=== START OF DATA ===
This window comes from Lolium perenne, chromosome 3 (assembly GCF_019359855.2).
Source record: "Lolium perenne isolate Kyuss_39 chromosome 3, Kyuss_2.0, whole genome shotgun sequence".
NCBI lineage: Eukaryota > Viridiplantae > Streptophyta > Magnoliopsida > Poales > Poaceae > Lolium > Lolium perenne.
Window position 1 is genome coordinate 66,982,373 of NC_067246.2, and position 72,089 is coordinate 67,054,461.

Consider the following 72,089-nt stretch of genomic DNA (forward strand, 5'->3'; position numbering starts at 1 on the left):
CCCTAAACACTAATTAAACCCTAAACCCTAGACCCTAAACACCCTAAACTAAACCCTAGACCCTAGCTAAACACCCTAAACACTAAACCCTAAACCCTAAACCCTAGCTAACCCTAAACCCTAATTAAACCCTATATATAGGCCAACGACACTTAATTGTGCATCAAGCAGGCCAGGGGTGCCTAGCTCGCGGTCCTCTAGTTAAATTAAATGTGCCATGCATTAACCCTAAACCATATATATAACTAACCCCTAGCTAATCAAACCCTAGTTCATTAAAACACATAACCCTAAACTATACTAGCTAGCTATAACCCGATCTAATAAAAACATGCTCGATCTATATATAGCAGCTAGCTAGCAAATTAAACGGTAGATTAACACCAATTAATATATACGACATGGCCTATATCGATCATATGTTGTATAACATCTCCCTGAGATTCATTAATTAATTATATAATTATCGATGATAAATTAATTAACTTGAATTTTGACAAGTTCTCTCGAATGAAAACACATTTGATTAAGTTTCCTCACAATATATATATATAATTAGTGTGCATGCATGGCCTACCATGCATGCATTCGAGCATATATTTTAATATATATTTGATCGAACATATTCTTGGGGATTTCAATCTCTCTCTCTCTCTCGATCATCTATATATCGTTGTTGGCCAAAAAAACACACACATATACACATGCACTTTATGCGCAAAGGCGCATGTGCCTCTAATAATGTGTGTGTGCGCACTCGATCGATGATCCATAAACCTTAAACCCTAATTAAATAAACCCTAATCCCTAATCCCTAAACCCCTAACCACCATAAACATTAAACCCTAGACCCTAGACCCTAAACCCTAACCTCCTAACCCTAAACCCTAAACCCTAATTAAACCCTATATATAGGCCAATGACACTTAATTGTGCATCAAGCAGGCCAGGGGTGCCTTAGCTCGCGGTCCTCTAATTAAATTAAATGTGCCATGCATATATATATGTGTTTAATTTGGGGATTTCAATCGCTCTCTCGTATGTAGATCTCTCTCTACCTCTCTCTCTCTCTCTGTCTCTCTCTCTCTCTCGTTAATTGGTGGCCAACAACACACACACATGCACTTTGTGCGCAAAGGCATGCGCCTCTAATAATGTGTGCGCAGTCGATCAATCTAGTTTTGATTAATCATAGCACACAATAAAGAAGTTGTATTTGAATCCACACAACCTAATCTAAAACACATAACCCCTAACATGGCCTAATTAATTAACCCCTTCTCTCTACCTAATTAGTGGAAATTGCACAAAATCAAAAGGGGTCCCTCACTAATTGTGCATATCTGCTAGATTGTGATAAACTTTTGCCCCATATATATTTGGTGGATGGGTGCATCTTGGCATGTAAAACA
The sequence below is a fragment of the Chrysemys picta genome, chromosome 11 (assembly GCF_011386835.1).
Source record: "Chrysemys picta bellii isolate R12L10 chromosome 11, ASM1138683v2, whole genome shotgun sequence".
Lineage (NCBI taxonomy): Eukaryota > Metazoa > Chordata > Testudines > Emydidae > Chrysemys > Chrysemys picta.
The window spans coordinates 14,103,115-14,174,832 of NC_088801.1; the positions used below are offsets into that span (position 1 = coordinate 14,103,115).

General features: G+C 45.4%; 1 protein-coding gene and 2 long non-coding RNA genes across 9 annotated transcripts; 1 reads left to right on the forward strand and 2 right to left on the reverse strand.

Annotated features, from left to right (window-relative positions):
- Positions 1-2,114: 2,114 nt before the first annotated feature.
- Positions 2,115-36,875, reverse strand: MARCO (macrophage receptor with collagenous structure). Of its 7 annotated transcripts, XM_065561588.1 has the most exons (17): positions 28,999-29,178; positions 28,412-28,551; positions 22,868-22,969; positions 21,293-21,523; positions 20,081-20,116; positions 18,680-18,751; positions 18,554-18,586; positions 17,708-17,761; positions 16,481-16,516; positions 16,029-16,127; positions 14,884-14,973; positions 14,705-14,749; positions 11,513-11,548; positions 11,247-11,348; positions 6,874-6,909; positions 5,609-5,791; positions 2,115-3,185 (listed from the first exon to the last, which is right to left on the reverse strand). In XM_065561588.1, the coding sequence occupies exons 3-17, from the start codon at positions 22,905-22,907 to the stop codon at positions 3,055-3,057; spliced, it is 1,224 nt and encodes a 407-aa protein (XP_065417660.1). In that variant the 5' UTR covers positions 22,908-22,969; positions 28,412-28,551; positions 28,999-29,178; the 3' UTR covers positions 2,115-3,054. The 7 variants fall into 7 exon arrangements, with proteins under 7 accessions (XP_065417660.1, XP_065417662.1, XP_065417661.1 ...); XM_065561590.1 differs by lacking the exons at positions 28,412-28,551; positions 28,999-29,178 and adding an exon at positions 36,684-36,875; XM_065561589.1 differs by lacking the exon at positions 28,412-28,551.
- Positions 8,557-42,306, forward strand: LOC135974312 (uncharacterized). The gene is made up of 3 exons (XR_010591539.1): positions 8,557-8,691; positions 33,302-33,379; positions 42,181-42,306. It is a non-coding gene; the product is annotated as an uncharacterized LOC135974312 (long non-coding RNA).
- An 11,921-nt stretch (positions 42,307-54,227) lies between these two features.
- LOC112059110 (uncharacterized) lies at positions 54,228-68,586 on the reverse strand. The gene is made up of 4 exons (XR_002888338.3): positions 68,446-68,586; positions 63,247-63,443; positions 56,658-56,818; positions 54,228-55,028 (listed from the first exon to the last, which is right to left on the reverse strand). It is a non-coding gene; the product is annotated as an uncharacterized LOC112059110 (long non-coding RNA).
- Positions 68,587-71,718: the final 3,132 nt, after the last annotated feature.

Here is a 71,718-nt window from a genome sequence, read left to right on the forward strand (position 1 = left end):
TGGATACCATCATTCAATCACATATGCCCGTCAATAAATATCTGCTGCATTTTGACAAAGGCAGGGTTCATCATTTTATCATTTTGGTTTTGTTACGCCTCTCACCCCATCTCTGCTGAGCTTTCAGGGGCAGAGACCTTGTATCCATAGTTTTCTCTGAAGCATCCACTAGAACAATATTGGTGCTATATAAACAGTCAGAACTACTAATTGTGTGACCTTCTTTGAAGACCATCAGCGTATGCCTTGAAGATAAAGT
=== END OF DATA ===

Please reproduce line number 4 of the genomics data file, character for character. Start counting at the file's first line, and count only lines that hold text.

Window position 1 is genome coordinate 66,982,373 of NC_067246.2, and position 72,089 is coordinate 67,054,461.